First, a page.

In-Depth

Insight: Identity Management Will Take Off in 2013

Many major players are taking secure single sign-on seriously, as tablet and smart phone usage as well as deployment of cloud services grows exponentially among enterprises.

The growing use of tablets, smart phones and cloud services is making it more complicated for IT organizations to manage user authentication and authorization to enterprise resources.

Consequently, the market for technology that provides secure single sign-on is heating up. I delved into growing identity management as a services landscape a few months ago (see Going Cloud: Identity Management as a Service). In recent weeks, a number of companies have moved to raise the IDMaaS ante including Centrify, Microsoft and Okta. And just today, IBM rolled out an upgrade to its new Tivoli Security Access Manager, with the launch of ISAM v. 7.0.

There're a slew of other players including CA, Intel and its McAfee division, Ping Identity, SailPoint, Simplified, Symantec and VMware, among others that have furthered their push to advance IDMaaS in 2012 and will undoubtedly continue to do so in the coming year.

Looking at the latest developments alphabetically, Centrify earlier this month launched DirectControl for SaaS, which authenticates users via their Active Directory credentials to access software as a service-based solutions. Among those SaaS offerings Centrify supports include Box, Google Apps, Marketo, Microsoft's Office 365, Postini, Salesforce.com, WebEx, Zendesk and Zoho.

Centrify designed DirectControl for SaaS to allow single sign on access to these and other SaaS apps using a user's Active Directory credentials, explained Centrify CEO Tom Kemp. Users can access any resource tied to Active Directory from traditional mobile PCs as well as Android and iOS-based smartphones and tablets whether they're company issued or owned by employees.

Kemp said Centrify's new offering doesn't require changes to Active Directory or to endpoint security systems. "Our cloud offering is in effect an identity bridge to a customer's Active Directory," Kemp said.

IBM's new Tivoli ISAM v7.0 tackles IDMaaS from a slightly different perspective. Like Centrify's offering, Big Blue said it provides context-aware management for mobile devices. But the new ISAM is helps centrally manage rights throughout the policy lifecycle from file creation to publishing, while enforcing compliance requirements.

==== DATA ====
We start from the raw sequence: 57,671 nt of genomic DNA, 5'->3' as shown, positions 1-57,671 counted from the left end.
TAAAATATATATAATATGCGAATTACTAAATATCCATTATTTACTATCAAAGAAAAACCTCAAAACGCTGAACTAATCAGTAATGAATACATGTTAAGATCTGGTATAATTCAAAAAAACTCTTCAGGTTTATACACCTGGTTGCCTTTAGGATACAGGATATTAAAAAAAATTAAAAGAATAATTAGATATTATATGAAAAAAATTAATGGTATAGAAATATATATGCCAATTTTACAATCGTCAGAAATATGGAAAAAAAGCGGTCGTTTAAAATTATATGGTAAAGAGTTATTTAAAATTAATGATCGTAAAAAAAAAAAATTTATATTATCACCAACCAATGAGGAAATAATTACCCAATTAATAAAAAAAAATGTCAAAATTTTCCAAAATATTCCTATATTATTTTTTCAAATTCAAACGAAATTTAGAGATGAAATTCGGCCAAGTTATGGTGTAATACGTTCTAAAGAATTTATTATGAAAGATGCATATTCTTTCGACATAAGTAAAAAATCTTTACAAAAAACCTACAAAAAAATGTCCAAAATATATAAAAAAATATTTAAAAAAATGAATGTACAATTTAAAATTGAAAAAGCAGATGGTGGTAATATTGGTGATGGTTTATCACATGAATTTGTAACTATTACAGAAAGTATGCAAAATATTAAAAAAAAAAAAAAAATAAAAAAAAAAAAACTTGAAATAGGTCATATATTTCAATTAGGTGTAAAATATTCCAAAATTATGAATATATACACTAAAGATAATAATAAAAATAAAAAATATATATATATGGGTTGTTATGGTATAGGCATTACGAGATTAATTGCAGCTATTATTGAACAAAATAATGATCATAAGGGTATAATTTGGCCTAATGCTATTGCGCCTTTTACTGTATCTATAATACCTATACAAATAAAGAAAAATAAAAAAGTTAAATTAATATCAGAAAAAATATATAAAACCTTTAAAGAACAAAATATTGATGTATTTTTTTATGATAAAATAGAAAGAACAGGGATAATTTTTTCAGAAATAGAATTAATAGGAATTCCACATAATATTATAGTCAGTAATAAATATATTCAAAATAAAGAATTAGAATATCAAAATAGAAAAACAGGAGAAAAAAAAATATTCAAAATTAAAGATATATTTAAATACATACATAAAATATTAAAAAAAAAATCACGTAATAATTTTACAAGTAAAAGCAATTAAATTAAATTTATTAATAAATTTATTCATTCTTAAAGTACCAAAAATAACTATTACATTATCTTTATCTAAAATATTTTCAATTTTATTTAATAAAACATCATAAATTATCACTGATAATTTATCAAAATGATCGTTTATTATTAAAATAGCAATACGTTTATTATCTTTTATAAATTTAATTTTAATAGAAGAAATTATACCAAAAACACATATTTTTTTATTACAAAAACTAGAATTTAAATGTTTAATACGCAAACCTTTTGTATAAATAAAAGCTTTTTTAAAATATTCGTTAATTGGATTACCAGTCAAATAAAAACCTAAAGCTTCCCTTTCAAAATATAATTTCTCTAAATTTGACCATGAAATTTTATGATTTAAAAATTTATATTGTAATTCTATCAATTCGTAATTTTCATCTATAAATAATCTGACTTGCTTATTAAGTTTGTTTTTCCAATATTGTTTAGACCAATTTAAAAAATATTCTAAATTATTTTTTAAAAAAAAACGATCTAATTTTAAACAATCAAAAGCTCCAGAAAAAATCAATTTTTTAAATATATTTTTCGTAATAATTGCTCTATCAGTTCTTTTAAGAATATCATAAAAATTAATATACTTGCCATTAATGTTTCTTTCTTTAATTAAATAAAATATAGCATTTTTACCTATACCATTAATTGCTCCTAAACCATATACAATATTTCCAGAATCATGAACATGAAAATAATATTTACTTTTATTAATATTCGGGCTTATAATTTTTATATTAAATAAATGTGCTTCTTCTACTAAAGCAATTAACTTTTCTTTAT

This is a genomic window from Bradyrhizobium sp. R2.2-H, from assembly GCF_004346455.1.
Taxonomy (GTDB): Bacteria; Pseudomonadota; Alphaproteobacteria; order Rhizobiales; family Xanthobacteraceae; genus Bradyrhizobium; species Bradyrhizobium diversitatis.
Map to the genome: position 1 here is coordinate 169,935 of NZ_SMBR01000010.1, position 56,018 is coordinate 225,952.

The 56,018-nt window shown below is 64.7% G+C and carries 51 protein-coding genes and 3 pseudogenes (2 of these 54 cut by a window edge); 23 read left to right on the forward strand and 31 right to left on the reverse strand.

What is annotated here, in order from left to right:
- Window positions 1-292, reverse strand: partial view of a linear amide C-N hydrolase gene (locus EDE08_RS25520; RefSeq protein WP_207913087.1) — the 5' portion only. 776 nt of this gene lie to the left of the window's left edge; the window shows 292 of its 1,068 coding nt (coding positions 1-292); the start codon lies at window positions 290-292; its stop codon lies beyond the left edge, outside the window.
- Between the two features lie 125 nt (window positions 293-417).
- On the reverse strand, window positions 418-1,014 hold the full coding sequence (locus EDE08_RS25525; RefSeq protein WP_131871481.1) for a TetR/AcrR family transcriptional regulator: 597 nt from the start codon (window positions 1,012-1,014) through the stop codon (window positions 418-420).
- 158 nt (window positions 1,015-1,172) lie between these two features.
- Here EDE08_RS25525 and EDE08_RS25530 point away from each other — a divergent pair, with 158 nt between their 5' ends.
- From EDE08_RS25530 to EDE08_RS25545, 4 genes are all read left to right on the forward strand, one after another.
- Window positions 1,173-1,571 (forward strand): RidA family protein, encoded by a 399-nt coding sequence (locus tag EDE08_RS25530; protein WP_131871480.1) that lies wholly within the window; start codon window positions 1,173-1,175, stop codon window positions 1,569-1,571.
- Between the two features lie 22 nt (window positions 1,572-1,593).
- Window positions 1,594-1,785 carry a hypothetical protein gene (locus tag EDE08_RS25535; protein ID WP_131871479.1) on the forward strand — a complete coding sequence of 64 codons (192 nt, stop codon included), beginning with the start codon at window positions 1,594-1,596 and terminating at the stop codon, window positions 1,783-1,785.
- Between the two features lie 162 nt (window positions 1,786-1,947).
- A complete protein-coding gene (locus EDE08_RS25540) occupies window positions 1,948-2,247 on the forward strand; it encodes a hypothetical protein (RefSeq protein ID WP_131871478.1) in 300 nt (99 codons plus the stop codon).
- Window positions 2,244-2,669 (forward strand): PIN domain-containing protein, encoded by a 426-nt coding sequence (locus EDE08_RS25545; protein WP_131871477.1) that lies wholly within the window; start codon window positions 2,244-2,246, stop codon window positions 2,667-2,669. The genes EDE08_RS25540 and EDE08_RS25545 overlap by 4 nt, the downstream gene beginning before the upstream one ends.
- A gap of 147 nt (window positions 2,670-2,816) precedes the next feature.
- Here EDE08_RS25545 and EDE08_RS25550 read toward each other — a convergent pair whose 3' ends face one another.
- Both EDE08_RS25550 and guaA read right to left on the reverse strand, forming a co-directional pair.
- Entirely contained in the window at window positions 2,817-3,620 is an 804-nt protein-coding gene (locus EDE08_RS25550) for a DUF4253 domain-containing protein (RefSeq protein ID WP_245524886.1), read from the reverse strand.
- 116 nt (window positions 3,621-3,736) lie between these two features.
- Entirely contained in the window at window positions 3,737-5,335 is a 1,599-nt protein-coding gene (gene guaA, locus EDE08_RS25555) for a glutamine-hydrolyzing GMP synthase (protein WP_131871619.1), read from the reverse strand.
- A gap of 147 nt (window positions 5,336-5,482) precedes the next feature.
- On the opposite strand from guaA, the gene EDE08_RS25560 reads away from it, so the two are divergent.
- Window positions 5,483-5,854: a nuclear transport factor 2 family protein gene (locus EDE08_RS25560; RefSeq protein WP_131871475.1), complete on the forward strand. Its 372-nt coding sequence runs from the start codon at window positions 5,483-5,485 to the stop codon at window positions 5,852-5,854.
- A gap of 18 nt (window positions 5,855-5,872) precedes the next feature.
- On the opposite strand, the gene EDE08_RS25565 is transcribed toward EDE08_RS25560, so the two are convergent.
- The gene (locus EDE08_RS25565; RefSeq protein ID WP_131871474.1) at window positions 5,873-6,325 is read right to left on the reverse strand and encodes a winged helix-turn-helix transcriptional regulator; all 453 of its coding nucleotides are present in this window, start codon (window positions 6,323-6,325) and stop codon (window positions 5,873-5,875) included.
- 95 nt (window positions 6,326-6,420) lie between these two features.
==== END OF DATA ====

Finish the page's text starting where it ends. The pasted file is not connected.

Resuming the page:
In addition to controlling access to in-house systems, apps and data, the new ISAM release provides federated single sign on to various cloud service providers.

Looking to extend its Active Directory technology to the cloud, Microsoft is expected to launch Windows Azure Active Directory at some point next year. While Microsoft hasn't said when it will be generally available, the WAAD beta is now available.

Active Directory made its move to the cloud in 2011 with the launch of Office 365, when Microsoft permitted customers to federate their Active Directory domains to the service. Now users' Active Directory credentials can be found in a Microsoft's other cloud offerings including the online versions of its Dynamics applications and Windows Intune.

The next step for Active Directory's cloud migration is to Microsoft's Windows Azure service. In beta now, Microsoft last month said it will over access control in Windows Azure Active Directory (WAAD), free of charge upon release.

"If you're building a service in Windows Azure, you can create your own tenant in Azure and create users and we let you manage those users, who can be connected to your cloud services," Uday Hegde, principal group program manager for Active Directory at Microsoft told me earlier this month. Furthermore, Hegde said Windows Server customers running Active Directory on premise can connect to WAAD and avail all its features.

Microsoft is betting its large customer base running Active Directory will propagate it to WAAD. It stands to reason those who move Windows Server apps to Windows Azure, or build new ones will provide authentication services through WAAD.

Yet there's a lot of money riding on IDMaaS alternatives. Okta earlier this month received a cash infusion of $25 million in Series C funding led by Sequoia Capital, bringing the total amount it has raised to $52 million.

Okta is using Active Directory and WAAD APIs to enable single sign on to SaaS and traditional apps. "A CIO wants to have one single identity system that connects them to these different applications," said Okta VP Eric Berg.

Indeed I have heard that refrain for many years. We'll see if the latest offerings, and a number of others, deliver.

About the Author

Jeffrey Schwartz is editor of Redmond magazine and also covers cloud computing for Virtualization Review's Cloud Report. In addition, he writes the Channeling the Cloud column for Redmond Channel Partner. Follow him on Twitter @JeffreySchwartz.

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